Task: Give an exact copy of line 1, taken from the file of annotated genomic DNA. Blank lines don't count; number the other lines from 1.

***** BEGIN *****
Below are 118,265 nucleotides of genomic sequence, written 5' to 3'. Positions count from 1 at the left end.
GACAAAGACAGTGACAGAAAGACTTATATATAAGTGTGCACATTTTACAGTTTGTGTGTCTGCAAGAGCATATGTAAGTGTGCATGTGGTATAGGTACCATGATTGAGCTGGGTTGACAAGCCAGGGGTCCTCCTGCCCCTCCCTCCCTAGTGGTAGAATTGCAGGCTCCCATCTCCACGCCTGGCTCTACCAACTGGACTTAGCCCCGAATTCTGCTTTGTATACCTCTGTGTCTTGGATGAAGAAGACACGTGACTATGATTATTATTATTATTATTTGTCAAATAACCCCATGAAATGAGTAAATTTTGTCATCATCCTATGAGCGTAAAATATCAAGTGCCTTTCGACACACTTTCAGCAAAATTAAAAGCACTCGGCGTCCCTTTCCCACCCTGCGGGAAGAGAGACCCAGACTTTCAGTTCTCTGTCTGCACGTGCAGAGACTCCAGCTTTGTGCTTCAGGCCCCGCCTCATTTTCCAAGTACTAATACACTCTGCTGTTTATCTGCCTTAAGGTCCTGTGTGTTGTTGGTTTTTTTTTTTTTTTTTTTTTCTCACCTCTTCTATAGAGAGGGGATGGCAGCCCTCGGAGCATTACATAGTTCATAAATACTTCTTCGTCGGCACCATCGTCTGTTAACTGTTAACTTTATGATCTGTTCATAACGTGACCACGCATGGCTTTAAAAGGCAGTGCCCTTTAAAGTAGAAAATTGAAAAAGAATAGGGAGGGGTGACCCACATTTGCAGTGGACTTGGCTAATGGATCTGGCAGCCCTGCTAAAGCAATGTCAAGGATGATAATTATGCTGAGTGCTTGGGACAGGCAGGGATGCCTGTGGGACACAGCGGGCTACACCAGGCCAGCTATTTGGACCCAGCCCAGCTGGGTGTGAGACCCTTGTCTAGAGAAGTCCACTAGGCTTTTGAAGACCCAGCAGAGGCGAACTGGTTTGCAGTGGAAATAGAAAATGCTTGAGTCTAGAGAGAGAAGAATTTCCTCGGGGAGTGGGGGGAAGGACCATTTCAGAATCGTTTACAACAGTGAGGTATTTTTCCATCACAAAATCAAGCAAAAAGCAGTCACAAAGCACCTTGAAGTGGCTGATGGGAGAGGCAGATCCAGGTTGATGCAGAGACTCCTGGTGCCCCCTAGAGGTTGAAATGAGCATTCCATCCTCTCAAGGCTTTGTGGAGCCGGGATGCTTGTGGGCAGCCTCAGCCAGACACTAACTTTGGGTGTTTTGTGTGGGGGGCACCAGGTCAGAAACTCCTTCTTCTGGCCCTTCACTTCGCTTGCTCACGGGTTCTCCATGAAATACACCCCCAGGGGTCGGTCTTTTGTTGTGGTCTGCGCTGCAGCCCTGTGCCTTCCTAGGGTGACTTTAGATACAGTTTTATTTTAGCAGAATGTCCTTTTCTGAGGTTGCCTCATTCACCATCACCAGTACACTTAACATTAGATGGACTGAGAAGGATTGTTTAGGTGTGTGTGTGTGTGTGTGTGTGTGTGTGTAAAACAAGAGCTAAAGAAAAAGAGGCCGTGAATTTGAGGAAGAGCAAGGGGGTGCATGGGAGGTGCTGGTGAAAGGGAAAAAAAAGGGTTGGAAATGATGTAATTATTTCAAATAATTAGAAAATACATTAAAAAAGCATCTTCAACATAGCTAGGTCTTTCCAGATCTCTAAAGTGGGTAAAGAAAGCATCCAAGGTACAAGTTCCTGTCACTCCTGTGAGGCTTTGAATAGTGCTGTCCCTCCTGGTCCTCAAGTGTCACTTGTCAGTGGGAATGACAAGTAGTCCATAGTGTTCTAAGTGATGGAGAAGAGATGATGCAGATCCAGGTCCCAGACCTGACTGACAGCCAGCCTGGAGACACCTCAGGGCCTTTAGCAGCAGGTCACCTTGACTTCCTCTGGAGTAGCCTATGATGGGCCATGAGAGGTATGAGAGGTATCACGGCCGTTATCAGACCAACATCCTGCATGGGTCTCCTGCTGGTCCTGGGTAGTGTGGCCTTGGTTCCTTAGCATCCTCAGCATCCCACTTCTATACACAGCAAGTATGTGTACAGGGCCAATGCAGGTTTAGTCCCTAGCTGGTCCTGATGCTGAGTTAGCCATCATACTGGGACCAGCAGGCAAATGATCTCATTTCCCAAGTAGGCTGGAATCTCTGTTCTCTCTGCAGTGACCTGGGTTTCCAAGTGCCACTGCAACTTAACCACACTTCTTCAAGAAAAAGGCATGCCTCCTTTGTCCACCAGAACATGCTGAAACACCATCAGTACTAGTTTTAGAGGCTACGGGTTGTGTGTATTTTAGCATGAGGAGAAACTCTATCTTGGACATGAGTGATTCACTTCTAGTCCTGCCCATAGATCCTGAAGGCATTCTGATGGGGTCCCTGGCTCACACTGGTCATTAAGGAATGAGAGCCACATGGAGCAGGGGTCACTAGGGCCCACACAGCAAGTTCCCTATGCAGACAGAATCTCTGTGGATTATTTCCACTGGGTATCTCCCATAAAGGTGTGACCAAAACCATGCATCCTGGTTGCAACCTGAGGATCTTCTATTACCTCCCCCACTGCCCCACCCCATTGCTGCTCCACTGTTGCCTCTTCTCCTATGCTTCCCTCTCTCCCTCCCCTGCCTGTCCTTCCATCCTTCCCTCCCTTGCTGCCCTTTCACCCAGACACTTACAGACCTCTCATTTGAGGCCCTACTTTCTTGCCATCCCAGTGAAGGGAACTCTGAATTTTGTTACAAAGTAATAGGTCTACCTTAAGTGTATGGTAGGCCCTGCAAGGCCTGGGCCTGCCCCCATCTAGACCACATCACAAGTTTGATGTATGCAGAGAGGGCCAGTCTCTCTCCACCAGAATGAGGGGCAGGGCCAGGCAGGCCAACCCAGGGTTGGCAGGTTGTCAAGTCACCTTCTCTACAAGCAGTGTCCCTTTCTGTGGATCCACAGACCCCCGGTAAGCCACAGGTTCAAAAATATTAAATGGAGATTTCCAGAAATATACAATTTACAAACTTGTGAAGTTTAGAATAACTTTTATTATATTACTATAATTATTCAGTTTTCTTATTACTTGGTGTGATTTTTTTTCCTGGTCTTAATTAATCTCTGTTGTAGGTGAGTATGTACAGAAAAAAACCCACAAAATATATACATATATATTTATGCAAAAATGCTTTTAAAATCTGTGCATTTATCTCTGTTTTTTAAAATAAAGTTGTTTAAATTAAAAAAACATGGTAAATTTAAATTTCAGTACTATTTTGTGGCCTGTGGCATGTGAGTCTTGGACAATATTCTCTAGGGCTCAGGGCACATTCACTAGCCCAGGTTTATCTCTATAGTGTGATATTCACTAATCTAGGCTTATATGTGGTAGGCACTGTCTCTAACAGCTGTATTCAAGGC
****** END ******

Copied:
Below are 118,265 nucleotides of genomic sequence, written 5' to 3'. Positions count from 1 at the left end.